Six Things We Learnt From Tranmere 0 – Liverpool 4

Normally when the Reds play I do a proper review of the match in the hours that follow the full-time whistle. Somehow that doesn’t seem right in the wake of a pre-season friendly. After all, it was ‘only Tranmere’ and even a diminished Liverpool side with precisely no fitness should be able to get a win against non-league opposition. So instead of doing my usual match review, which is at least slightly more serious and structured than I feel this game deserves, I thought I’d delve into the world of a Buzzfeed style ‘Six Things We’ve Learnt’ article.

July 24, 2015- Shah Alam, Malaysia: Fans and supporters show their support for the visiting Liverpool team in their friendly match against Malaysia. Liverpool Football Club from UK is on an Asia tour.

For some, pre-season matches will always be pointless. “Why travel to Australia, it’s bad for league form”. Yet the truth is that they’re not only an important part of the players returning to full fitness, but they’re also a great chance for supporters who wouldn’t ordinarily get to watch Liverpool to see the players in the flesh. It’s certainly true that it was a different type of crowd on display last night, in the best way possible. More than any other demographic, it tends to be kids that head out to friendlies who perhaps are otherwise unable to make it into Anfield. They’re a worthwhile experience, then, but what did we learn from it all?

1. We Should Still Buy Keita, But We’ve Got Midfield Options

I fully believe that Liverpool will still end up signing Naby Keita from RB Leipzig, despite the German side reportedly informing the Reds today that he’s not for sale. I think we’re currently witnessing part of the transfer dance, where the selling club has to save face by forcing the departing player to put in a request to leave. This is not, then, a suggestion that our pursuit of the Guinean can go on the back-burner; we should absolutely still sign him. That said, the game against Tranmere made the point that we actually have some decent options in midfield that plenty of supporters have either forgotten about or wilfully ignored.

It was brilliant, for example, to see Jordan Henderson lead the side out and seemingly have no issues with either foot. Personally I’m a massive fan of the club captain and, whether snobbish or not I don’t care, believe that you can figure out a person’s understanding of the game based on whether they rate him. I also think that Marko Grujic is going to have a bigger part to play than most people realise. Not only has he seemingly bulked up since the end of the season, he also found his campaign last term interrupted by injury. If he can keep fit then I believe that He’ll play about fifteen to twenty times next season and will be like the proverbial new signing. We still need to being in fresh faces, but there’s a few old ones who’ll still have a say.

2. It’s Not Definitely Going To Be Mignolet That Starts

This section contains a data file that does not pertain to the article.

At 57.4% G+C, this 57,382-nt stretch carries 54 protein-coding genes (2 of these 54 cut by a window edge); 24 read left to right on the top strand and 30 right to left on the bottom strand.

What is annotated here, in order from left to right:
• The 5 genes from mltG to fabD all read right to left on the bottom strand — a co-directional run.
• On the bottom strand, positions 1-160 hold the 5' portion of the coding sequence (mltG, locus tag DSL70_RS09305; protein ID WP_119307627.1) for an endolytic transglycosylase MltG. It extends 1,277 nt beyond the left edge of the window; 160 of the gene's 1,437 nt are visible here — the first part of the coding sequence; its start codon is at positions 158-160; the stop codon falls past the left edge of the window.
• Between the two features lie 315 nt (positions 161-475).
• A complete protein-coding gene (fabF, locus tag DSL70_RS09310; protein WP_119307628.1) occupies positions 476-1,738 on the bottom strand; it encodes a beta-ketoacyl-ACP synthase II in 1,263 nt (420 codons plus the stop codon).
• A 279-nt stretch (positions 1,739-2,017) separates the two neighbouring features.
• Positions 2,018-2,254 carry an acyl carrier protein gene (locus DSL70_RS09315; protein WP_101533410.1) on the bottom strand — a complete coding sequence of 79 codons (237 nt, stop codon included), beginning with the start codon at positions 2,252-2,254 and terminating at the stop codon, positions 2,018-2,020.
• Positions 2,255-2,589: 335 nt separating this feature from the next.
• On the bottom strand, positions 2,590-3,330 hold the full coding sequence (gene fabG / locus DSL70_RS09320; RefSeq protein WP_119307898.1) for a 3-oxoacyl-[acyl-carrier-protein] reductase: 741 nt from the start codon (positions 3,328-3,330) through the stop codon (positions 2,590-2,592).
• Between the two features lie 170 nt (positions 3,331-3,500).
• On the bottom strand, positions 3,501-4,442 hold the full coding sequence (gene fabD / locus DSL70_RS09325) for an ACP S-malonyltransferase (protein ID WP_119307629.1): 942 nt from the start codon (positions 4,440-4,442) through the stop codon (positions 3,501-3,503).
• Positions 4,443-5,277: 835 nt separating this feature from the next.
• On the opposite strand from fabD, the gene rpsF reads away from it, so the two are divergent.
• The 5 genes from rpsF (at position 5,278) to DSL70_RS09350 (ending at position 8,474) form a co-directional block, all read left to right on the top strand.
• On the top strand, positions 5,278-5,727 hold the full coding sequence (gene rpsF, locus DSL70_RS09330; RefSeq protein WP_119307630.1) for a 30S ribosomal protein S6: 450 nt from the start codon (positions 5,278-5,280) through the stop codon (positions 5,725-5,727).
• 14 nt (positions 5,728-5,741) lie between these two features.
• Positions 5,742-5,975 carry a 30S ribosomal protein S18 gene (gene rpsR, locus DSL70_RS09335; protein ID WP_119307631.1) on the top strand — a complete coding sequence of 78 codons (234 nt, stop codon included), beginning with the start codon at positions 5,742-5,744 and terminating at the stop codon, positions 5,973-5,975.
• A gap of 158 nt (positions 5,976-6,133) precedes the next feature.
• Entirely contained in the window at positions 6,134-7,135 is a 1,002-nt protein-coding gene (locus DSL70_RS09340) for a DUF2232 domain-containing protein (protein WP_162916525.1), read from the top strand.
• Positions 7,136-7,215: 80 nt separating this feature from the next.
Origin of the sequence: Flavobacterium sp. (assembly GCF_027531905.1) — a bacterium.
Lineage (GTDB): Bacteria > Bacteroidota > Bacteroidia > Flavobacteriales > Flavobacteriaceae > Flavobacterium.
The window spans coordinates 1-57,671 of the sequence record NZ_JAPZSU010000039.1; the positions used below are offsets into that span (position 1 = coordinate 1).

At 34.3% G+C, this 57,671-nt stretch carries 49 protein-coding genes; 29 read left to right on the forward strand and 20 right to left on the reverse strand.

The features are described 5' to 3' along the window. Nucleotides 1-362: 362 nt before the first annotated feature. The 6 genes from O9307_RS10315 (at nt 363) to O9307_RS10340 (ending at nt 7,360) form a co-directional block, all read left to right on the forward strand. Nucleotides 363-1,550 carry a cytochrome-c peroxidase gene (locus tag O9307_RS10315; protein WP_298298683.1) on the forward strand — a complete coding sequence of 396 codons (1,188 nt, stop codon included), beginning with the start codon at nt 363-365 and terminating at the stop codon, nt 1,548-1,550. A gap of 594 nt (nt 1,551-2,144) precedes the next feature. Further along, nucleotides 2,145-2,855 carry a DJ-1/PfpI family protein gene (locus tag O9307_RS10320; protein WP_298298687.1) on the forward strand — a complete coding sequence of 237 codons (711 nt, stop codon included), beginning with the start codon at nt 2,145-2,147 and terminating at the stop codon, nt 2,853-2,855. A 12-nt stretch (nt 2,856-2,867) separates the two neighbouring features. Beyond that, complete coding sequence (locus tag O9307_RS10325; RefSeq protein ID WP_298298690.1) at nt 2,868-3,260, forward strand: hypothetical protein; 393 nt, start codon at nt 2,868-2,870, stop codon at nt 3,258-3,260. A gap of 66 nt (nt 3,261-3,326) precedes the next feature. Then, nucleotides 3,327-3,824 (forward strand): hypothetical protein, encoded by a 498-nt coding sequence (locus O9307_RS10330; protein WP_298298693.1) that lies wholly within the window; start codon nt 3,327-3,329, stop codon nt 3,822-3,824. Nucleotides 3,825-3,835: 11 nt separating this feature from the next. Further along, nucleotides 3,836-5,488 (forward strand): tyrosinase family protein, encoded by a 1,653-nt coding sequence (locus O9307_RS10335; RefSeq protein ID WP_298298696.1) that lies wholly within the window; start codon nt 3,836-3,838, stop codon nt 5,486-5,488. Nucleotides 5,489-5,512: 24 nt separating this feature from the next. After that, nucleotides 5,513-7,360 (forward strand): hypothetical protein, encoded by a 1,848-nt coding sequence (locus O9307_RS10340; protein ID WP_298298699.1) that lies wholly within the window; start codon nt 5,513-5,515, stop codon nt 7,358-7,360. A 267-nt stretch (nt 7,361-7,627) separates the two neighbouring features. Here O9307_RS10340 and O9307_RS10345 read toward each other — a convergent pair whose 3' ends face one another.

Towards the end of last season I was calling for the club to sell Simon Mignolet this summer, despite his upturn in form. The main reason why was that producing good performances has never been his problem, doing so consistently and not chucking in a mental one has. I believed that Klopp had signed Loris Karius for a reason and would want to get him in goal as soon as possible. The issue is that Mignolet won over vast swathes of the fanbase and now if Klopp starts his German competitor then calls for the Belgian to come back in will be hard to ignore. I thought that the only way to avoid that would be to sell him, though I’m sure many will disagree with me.

Now it’s a little unfair to use the fact that Karius started the match as a sign that he’ll be Klopp’s number one, given that Mignolet has only just returned to training, but I do think it’s interesting that the manager decided to give him some of the second-half as well as the first, instead of brining Kamil Grabara on at the break. All reports from Germany were that Karius was a much better goalkeeper than we saw last season and he definitely made some important saves, despite the narrative that he was awful. Is Mignolet nailed on to start our first game of the season? Probably. If the German finds himself given the nod, though, then I wouldn’t be entirely surprised.

3. The Kids Are Still Important

I absolutely refuse to believe that Liverpool aren’t going to make a couple of big signings before the end of the transfer window. If I had to place a bet then I would say that I expect Alex Oxlade-Chamberlain, Naby Keita and Virgil van Dyke to all be at Anfield come September the first. I wouldn’t be blown away surprised if Kylian Mbappe was a surprise arrival, too. In short, between new signings and players returning from long-term injury, I expect our squad to be much bigger next season. Yet I also think that there’ll still be room for the youth players to get some minutes, perhaps even having a full-team to choose from for the League Cup, for example.